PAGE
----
|The mitzvah of saving a human life|
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THE Torah says, “and one shall live by the commandments,” on which the Talmud comments, “and not die by them.”
The Torah is a living Torah and the life it prescribes is just that: life. Nihilism, suicide, terrorism — even inflicting on oneself a non-fatal wound — have no place in the value scheme of the Torah.
It logically follows that if someone’s life is in danger, it is a mitzvah to try to save that person’s life.
This has many implications:
It is a mitzvah to acquire the expertise to save a person’s life. To be a doctor, a nurse or an EMT is to engage in holy action. It is a mitzvah to consult with a doctor, to save one’s own life.
The laws of the Sabbath are put aside if they hinder the saving of a life.
In the event that an abortion may seem warranted to save the life of the mother, it is a mitzvah to approach such a weighty halachic problem with extreme care and responsibility. The outcome may be saving the life of the mother, or the lives of both mother and child.
Rarely, one person has the opportunity to save many lives. In the event of war, a soldier may save the lives of fellow soldiers or of civilians. Still more rarely, a politician may have the opportunity to stop a genocide and thus save hundreds, thousands or millions of lives.
The truly heroic name here is “Morgenthau.” No name is more associated with the mass rescue of hundreds of thousands of people than the name Morgenthau.
The truly heroic name here is “Borlaug,” the man who saved more lives than anyone else in human history. He eradicated starvation in many parts of the world.
• Torah Study.
A statement of the sages says that Torah study is greater than saving a life. What could this possibly mean? An incident from the life of Rabbi Akiva Eiger illustrates.
Maybe medicine is wrong. Maybe it is a contradiction to faith and trust in G-d. G-d is omnipotent; G-d can do anything. Maybe it is wrong to try to intervene in the natural process. Maybe the right and faithful thing to do is to trust that G-d will heal, and to accept death when He does not heal.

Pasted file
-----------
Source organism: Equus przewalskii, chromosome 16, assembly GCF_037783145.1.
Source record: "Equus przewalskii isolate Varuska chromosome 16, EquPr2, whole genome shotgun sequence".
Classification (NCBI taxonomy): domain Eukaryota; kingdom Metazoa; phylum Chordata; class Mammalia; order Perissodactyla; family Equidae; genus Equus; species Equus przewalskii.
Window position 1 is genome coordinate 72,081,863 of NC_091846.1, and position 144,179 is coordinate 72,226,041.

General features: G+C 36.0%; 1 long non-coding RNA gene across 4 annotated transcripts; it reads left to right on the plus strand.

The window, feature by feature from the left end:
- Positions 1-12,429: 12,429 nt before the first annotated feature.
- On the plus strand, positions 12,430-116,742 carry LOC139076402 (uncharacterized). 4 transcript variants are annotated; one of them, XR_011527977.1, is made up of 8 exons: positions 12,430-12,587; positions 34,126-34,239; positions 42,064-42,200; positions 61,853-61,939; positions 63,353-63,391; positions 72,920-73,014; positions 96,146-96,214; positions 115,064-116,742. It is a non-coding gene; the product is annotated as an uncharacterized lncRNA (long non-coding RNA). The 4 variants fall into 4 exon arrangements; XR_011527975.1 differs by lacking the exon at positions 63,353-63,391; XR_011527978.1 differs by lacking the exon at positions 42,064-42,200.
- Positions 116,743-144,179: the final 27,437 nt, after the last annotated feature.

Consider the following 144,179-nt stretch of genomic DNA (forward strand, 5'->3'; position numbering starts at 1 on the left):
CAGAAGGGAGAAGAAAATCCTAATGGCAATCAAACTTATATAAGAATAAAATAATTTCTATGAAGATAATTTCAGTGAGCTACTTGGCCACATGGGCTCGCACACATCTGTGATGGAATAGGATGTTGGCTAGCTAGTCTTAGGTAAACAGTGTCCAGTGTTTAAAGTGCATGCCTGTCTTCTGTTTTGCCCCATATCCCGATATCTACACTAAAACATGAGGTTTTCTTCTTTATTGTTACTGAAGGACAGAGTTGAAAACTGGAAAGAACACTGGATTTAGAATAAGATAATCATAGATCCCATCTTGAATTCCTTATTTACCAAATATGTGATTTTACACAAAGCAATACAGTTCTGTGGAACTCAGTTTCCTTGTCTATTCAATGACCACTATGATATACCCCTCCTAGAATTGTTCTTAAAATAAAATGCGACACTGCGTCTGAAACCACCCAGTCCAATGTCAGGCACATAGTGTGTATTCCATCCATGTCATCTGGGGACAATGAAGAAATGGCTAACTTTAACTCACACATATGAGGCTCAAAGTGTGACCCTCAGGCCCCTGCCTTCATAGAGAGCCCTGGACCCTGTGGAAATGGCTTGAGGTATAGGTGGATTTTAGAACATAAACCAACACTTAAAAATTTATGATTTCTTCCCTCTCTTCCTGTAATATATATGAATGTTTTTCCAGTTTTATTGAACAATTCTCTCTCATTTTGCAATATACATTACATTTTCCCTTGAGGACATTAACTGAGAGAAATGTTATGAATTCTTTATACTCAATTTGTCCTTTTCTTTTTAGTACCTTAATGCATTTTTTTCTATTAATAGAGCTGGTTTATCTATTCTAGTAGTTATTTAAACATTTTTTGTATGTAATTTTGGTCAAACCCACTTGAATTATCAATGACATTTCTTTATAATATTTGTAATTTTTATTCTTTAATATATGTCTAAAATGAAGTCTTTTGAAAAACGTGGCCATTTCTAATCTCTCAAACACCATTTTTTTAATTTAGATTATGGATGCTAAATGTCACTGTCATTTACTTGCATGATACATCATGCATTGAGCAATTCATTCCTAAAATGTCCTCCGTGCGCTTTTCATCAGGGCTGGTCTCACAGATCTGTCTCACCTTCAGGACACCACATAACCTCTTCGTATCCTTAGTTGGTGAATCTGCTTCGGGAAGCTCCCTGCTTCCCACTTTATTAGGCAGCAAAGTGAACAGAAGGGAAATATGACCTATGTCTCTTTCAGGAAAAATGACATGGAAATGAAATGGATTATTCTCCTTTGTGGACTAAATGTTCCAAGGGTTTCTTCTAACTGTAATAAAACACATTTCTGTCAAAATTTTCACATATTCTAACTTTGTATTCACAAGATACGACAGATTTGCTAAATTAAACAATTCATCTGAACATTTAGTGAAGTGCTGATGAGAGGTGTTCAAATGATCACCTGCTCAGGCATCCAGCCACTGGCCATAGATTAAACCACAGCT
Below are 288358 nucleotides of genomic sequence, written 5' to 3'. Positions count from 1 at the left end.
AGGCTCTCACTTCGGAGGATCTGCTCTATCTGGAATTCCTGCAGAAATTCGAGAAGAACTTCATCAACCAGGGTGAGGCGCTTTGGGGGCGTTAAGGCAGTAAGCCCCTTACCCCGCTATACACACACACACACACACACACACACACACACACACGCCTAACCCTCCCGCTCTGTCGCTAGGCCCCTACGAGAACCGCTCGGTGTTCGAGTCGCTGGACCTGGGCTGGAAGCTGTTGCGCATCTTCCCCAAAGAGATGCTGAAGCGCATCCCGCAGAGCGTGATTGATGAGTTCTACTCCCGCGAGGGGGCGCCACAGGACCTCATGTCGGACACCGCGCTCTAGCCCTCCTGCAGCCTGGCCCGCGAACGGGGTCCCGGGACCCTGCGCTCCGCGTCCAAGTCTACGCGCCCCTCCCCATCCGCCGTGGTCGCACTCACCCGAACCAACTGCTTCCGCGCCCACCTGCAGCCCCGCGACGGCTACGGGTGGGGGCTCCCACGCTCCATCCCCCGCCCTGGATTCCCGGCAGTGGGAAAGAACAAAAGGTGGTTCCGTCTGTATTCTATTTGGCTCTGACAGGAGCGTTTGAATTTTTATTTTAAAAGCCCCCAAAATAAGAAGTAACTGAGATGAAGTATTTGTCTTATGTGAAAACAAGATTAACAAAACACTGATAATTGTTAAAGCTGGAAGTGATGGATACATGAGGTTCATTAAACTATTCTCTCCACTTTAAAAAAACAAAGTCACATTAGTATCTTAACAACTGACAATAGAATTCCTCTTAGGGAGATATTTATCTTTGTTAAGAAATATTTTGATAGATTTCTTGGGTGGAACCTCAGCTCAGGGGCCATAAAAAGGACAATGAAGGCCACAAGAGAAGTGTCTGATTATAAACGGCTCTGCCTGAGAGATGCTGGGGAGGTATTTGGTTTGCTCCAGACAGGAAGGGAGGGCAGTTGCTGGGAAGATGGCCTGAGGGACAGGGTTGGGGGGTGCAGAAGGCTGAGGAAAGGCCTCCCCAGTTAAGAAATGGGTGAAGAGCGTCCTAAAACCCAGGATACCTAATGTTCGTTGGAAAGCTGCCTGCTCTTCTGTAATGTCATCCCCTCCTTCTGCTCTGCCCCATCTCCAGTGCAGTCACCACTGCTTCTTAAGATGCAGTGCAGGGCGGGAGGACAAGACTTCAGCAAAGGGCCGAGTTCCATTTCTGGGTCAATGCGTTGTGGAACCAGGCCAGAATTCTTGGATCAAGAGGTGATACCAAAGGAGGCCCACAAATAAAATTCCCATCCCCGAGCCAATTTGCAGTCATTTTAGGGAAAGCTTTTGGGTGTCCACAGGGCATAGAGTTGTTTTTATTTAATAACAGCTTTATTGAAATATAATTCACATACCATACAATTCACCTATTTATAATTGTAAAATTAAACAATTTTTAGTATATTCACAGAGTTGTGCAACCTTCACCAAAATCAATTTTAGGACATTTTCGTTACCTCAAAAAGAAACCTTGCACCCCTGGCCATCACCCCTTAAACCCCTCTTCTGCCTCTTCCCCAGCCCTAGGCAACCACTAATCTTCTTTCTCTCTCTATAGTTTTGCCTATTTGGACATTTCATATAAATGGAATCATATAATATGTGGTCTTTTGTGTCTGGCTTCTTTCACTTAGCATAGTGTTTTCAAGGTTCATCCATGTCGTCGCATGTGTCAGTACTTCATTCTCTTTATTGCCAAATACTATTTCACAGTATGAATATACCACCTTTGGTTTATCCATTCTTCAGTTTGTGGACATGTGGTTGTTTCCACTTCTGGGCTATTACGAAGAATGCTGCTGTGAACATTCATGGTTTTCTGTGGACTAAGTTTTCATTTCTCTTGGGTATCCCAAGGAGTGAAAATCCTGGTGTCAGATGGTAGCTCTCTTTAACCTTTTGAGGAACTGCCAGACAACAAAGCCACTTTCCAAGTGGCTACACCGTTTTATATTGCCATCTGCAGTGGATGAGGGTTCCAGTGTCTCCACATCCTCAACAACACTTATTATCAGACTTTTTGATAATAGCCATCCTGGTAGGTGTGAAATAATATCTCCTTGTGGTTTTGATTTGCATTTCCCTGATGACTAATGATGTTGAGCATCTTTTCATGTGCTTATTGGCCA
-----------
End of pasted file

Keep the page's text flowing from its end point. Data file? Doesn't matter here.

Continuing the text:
Certain religious philosophies preach this medical pacifism. It is such a strong belief in Oregon that legislators there found it necessary to pass a law saying that a person cannot endanger his relative by refusing appropriate medical care. “Christian Science” teaches medical pacifism.
The Torah teaches the opposite.
G-d charges Jews with improving the world, with partnership with G-d to enhance the Divine purposes. When a physician heals another person, the physician is not contradicting faith in G-d, but demonstrating it.
G-d wants people to learn the healing arts, and to devise new ways to heal.
G-d gives the human being the potential to actualize His purposes. Faith enters the equation as a booster of the efforts to research and to apply the best ways to heal.
Rabbi Moshe Feinstein was once asked whether it was a contradiction to faith to purchase life insurance. Maybe one should rely on G-d to take care of one’s family after one is gone. No, said Rabbi Feinstein. The element of faith enters after the purchase of the life insurance, trusting that G-d will enable one to pay the premiums.
Every act of training to be, or of applying one’s knowledge as, a medical healer is to “pay the premiums.”
Every medical advance is to “pay the premiums” — sometimes, just to make a person feel better or to donate blood; other times, as in medical research, to save thousands of lives; and still other times, to invent a vaccine that saves millions of lives.
The Torah states that if one hurts someone, one is obligated to pay his medical expenses (Exodus 21:19). Meaning, a person is supposed to consult a doctor to heal himself.
The Torah states, “I am the L-rd your doctor” (Exodus 15:26). Meaning, says one commentator (Da’at Zekenim mi-Ba’alei ha-Tosafot):
“I [the L-rd] enlighten you to take care that you do not get sick, just as a human doctor advises people which foods are harmful, or as a father warns his child to avoid sin that bring illness . . . ”
A medical practitioner has always been in a position of high prestige in the Jewish community because it is life-affirming in the purest sense.